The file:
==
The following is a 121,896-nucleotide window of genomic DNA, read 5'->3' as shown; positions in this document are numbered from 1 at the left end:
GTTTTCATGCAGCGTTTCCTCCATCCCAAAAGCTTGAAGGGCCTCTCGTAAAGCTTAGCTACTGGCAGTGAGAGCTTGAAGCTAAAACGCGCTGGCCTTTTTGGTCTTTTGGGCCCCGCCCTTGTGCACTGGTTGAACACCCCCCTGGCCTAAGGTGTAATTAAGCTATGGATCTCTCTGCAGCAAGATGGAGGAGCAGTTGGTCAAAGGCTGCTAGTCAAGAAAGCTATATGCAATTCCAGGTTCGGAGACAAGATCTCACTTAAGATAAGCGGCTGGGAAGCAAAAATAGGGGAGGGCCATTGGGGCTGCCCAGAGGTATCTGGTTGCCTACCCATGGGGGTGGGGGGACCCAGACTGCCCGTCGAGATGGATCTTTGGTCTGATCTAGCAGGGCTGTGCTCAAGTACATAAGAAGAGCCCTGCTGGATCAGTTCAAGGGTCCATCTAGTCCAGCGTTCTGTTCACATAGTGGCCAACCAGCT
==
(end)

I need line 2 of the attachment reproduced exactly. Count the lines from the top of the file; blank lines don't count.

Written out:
GTTTTCATGCAGCGTTTCCTCCATCCCAAAAGCTTGAAGGGCCTCTCGTAAAGCTTAGCTACTGGCAGTGAGAGCTTGAAGCTAAAACGCGCTGGCCTTTTTGGTCTTTTGGGCCCCGCCCTTGTGCACTGGTTGAACACCCCCCTGGCCTAAGGTGTAATTAAGCTATGGATCTCTCTGCAGCAAGATGGAGGAGCAGTTGGTCAAAGGCTGCTAGTCAAGAAAGCTATATGCAATTCCAGGTTCGGAGACAAGATCTCACTTAAGATAAGCGGCTGGGAAGCAAAAATAGGGGAGGGCCATTGGGGCTGCCCAGAGGTATCTGGTTGCCTACCCATGGGGGTGGGGGGACCCAGACTGCCCGTCGAGATGGATCTTTGGTCTGATCTAGCAGGGCTGTGCTCAAGTACATAAGAAGAGCCCTGCTGGATCAGTTCAAGGGTCCATCTAGTCCAGCGTTCTGTTCACATAGTGGCCAACCAGCT